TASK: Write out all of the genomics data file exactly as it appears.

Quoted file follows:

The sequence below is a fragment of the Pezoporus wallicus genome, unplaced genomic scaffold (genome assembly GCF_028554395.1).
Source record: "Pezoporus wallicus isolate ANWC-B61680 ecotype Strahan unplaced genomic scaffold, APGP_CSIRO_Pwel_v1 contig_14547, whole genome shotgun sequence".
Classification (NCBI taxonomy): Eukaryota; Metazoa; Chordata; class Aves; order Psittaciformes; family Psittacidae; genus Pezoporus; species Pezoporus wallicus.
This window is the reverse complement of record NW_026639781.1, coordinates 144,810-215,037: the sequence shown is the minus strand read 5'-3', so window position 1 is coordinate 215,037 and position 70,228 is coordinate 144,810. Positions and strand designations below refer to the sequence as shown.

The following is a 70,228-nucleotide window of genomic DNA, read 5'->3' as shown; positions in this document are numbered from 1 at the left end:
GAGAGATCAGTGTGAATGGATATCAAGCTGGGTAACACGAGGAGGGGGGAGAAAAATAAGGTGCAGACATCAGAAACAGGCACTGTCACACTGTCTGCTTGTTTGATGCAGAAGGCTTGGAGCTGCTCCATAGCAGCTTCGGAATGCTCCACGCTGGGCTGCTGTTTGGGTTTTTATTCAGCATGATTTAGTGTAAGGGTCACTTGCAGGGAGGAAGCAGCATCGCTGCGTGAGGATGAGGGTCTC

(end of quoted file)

The sequence below is a fragment of the Pezoporus wallicus genome, unplaced genomic scaffold (genome assembly GCF_028554395.1).
Source record: "Pezoporus wallicus isolate ANWC-B61680 ecotype Strahan unplaced genomic scaffold, APGP_CSIRO_Pwel_v1 contig_14547, whole genome shotgun sequence".
Classification (NCBI taxonomy): Eukaryota; Metazoa; Chordata; class Aves; order Psittaciformes; family Psittacidae; genus Pezoporus; species Pezoporus wallicus.
This window is the reverse complement of record NW_026639781.1, coordinates 144,810-215,037: the sequence shown is the minus strand read 5'-3', so window position 1 is coordinate 215,037 and position 70,228 is coordinate 144,810. Positions and strand designations below refer to the sequence as shown.

The following is a 70,228-nucleotide window of genomic DNA, read 5'->3' as shown; positions in this document are numbered from 1 at the left end:
GAGAGATCAGTGTGAATGGATATCAAGCTGGGTAACACGAGGAGGGGGGAGAAAAATAAGGTGCAGACATCAGAAACAGGCACTGTCACACTGTCTGCTTGTTTGATGCAGAAGGCTTGGAGCTGCTCCATAGCAGCTTCGGAATGCTCCACGCTGGGCTGCTGTTTGGGTTTTTATTCAGCATGATTTAGTGTAAGGGTCACTTGCAGGGAGGAAGCAGCATCGCTGCGTGAGGATGAGGGTCTC